The Blog

Humans at Our Best and Worst: Can’t We All Just Get Along?

We are living in a world of divisiveness that can be depleting or energizing depending on upon who your brain decides is part of “your group.” Do the words “who your brain decides” seem odd to you? The fact is that our brains shape who is “in” and who is “out” way before our conscious minds think it through. Robert Sapolsky, writing in Foreign Affairs Journal puts it this way: “Our brains distinguish between in-group members and outsiders in a fraction of a second…the biases are automatic and unconscious. Sapolsky gives some reassurance when he says that in practice, humans can second-guess and tame their aggressive tendencies toward the Other….so that today’s “them” can be tomorrow’s “us.” Yet, as Sapolsky emphasizes, “doing so is usually a secondary, corrective step.

Recently, TGW was asked to help develop a peace-building project in the Balkans. Years of war, struggle for independence, and economic crises have taken a toll on the people. Interventions at the systems level have had some positive but mixed results. The request to TGW is to develop an intervention for “ordinary people” that will help strengthen peace and cooperation from the bottom up. A paper that I co-authored with Rok Zupancic, at the University of Ljubljana in Slovenia, has recently been published as a Sage Advance pre-print. It describes the role of SRM’s somatic approach in peace-building.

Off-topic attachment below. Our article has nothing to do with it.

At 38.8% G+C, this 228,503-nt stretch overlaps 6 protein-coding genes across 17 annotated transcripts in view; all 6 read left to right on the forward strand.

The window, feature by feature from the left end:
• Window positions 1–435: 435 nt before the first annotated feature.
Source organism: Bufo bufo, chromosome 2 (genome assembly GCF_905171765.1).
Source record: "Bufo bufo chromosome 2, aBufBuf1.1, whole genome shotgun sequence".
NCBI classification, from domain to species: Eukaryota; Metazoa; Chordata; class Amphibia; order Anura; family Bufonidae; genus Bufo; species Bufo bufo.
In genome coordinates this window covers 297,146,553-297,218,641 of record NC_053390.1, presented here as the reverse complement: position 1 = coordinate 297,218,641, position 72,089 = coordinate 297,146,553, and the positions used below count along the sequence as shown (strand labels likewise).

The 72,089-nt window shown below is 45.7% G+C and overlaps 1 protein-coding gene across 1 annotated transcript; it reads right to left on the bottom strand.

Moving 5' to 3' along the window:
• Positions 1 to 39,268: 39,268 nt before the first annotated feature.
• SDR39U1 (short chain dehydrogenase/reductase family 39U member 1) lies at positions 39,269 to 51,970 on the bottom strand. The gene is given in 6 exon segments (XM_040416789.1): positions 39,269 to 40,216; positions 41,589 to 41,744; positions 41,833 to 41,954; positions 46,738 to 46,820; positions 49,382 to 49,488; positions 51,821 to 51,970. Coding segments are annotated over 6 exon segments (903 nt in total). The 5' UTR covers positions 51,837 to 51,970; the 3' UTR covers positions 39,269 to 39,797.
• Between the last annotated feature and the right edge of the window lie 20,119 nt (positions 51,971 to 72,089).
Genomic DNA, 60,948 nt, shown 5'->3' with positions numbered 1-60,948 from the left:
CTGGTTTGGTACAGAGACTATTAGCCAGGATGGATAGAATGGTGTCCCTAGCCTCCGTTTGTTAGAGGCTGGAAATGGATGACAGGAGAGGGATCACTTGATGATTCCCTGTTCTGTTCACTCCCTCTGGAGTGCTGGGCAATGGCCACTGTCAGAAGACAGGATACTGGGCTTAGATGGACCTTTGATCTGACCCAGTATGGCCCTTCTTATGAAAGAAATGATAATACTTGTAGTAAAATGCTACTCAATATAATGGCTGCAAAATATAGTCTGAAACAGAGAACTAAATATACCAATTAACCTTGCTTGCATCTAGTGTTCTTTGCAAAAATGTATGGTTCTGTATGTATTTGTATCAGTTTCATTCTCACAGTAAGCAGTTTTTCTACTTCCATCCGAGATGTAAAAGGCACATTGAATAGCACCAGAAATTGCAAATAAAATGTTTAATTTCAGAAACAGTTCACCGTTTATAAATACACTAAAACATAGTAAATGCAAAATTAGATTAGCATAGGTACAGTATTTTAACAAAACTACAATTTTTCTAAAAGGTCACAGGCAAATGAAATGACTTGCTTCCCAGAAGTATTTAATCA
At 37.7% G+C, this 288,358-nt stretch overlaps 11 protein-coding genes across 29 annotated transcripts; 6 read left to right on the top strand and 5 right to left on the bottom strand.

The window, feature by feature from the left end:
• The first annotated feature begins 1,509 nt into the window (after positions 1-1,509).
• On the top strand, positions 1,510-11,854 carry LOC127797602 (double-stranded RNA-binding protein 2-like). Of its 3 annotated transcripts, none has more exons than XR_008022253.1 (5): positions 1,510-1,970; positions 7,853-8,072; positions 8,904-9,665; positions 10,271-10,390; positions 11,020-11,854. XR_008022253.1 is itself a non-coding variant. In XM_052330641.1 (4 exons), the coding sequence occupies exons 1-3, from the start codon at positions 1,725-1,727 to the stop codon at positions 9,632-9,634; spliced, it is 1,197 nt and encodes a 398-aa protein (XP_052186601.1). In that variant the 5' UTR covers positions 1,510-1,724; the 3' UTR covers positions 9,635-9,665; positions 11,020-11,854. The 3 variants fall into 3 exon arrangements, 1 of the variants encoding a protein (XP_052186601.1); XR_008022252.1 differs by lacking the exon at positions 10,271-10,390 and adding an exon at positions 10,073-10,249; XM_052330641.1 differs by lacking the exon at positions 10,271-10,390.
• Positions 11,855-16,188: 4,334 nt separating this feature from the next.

In TGW’s work, our projects usually involve individuals and groups who have gotten in trouble because of reactivity of one kind or another and can benefit from that secondary, corrective process that Sapolosky highlights. Whether it is in Rwanda where ethnic groups were manipulated to mistrust and even hate each other, or in a camp for internally displaced people in Nepal after an earthquake where some believed they weren’t getting their fair share of water, or in an under-resourced neighborhood in New York City where one gang of youth seeks vengeance against another for perceived disrespect, the end result can be estrangement and, ultimately, violence.

Although Saplosky’s description of our “tribalism” as a quality that is wired into our brains is in many ways discouraging, his reminder that we can take “corrective steps” to over-ride these wired-in impulses offers hope. How can we engage in these “corrective steps?” What will help build pro-social, collaborative relationships in which people are motivated to work across differences and that support constructive ways of advocating for needed changes and resources as well as building safe and healthy communities?

Our Social Resilience Model skills are one way that a process of attention is used to track and then intervene in the state of the brain-body system. SRM equips “ordinary people” with skills for their own self-care and care of others. The capacity for self-regulation builds dignity and hope. It can also shape a corrective process in which “Other” becomes more familiar…then we can appreciate our uniqueness and also recognize what we have in common.

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